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How Interview Questions Reveal Your Personality

A woman applied for a job with a major airline. During her interview, she was asked to draw a town, with everything the town needed to thrive. She drew a town with houses and shops, a fire department, a hospital, offices and restaurants, even a lake for water. But she wasn’t hired. Why? She hadn’t included a road leading into and out of the town. Her town wasn’t connected to the rest of the world.

You may find this result a bit unfair. “Anybody could forget to put in a road”, you might say. But the successful candidates had included not only roads but train stations and… airports. Because a town without connections to other towns is doomed. Transportation is vital to a town – and it’s the whole reason an airline exists!

Fortunately, not every interview tactic is as tricky as the “Draw a perfect town” one. But the answers you give to even the simplest questions reveal a lot about your approach to life.

4 of the most revealing questions interviewers ask

Savvy recruiters don’t just ask standard questions about your strengths and weaknesses, or where you see yourself in five years. They ask carefully curated questions that let them see “the real you”.

1. “What do you know about our company?”

This one seems easy, doesn’t it? You just describe the core activity of the company, right? Wrong! If that’s all you know, the interviewer realizes you haven’t done your homework. He knows you haven’t read the company’s website or its literature. And he knows you’re not fully invested in his company’s culture.

2. “What is the one adjective your colleagues would use to describe you?”

It’s difficult to say what you think others would say about you—especially if you think your interviewer is going to call your references! Your response will tell your interviewer a lot not only about how you think others see you, but about how you see yourself. Even if you think your colleagues would call you “weird” rather than “delightful”, say so. An honest response will demonstrate your self-awareness. And you’ll have time afterwards to explain your answer.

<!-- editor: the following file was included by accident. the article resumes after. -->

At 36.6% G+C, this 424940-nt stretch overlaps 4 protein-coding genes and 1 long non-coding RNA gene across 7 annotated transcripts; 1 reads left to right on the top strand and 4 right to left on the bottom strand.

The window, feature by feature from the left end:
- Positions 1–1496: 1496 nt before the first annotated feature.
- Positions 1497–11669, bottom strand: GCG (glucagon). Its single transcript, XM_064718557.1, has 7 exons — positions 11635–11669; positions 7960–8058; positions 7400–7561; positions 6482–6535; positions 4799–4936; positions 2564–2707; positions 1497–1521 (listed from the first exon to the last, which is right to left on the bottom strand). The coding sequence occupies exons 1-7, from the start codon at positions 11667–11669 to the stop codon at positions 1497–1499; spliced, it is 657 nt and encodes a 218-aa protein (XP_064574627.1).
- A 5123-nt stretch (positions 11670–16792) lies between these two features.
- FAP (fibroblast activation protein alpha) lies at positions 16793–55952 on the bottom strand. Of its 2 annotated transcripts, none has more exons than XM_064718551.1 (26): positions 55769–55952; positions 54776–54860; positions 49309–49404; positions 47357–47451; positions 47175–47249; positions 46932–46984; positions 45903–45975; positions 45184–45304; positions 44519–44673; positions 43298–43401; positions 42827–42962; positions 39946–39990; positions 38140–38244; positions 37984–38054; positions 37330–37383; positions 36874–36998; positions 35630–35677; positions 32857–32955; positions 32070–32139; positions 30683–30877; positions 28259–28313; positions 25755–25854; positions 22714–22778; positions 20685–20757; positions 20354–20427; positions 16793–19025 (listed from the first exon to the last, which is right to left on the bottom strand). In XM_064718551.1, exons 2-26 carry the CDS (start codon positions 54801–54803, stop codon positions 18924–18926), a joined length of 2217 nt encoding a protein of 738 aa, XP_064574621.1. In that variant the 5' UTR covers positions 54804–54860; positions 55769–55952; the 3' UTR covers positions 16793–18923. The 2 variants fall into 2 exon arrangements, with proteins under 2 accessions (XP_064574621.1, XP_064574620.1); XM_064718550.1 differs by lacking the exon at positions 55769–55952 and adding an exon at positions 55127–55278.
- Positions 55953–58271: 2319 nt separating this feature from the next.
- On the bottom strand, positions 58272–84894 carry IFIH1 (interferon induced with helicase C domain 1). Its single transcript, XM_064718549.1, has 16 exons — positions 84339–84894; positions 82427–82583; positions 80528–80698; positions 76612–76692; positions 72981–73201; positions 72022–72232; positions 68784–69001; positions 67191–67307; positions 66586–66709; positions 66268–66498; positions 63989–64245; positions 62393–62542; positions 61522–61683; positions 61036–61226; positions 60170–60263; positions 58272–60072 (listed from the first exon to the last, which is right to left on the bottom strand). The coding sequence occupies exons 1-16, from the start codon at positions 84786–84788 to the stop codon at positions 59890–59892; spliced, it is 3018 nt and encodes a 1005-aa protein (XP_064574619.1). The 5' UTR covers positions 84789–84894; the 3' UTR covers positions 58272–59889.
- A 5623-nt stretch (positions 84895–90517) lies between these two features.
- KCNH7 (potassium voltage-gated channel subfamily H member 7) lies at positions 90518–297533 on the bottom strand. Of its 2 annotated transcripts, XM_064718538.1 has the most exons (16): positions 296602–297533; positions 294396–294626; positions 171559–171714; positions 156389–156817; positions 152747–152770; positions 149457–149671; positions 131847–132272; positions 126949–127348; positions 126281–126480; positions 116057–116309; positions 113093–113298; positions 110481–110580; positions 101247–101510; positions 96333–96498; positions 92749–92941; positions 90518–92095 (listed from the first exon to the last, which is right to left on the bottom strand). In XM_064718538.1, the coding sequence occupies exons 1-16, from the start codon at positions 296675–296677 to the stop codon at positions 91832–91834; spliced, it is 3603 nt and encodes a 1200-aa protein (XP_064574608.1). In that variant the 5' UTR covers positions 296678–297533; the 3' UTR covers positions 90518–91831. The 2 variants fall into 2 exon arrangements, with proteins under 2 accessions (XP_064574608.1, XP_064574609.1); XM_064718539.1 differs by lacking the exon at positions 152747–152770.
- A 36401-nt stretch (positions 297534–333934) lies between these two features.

3. “Are you a starter or a finisher?”

If you answer immediately, your interviewer will know you’re a starter. But if you ponder, then you’re probably a finisher. While there’s no wrong answer to the question, there are wrong ways to go about answering it. Says Adryanna Sutherland, Presidentof gyro creative agency, “I once had a candidate keep me in suspense for seven minutes of complete and agonizing silence, only to finally reveal they’re a starter!” Hmmmm…really?

4. “How would you improve our product/service?”

This is a question where your response could get you the job or send you straight home. Interviewers are looking for two things from you here: whether you’ve ever actually used their product (if you say “Oh, it’s already just peachy the way it is!”, well, hasta la vista, baby), but if you really do know their product or service, you’ll say something like “It’s great the way it is, but I think it could be even better if you added (name a feature) to it”.

Remember: interview questions aren’t designed to “trap” you, they’re meant to reveal who you really are to see if you and the company are a good fit. If you’re open, honest, and prepared, you’ll be able to answer them all, intelligently and convincingly.

About the author

Sophie Huss is the Global Director of Talent Acquisition & Training at Arkadin HQ in Paris. She has many years of in-depth experience in strategic and operational Marketing & HR in international environments. Fond of new technologies and digital transformation, Sophie uses her strong competences in digital marketing and lead generation to drive Human Resources (HR) to the digital world. In Digital Recruitment, that means employer branding, lead generation techniques applied to talent acquisition, central in-house talent acquisition organization, hiring processes, and deploying new HR Internal Systems, such as an Applicant Tracking System. For Learning & Development, it means developing onboarding and learning paths by job families, and deploying a Learning Management System (LMS) and global training programs. Building the Digital Workplace around the three pillars of Lifestyle, Workspace, and Tech Services is central to her philosophy, in order to transform and streamline Arkadin’s candidate and employee experience and lifecycle.

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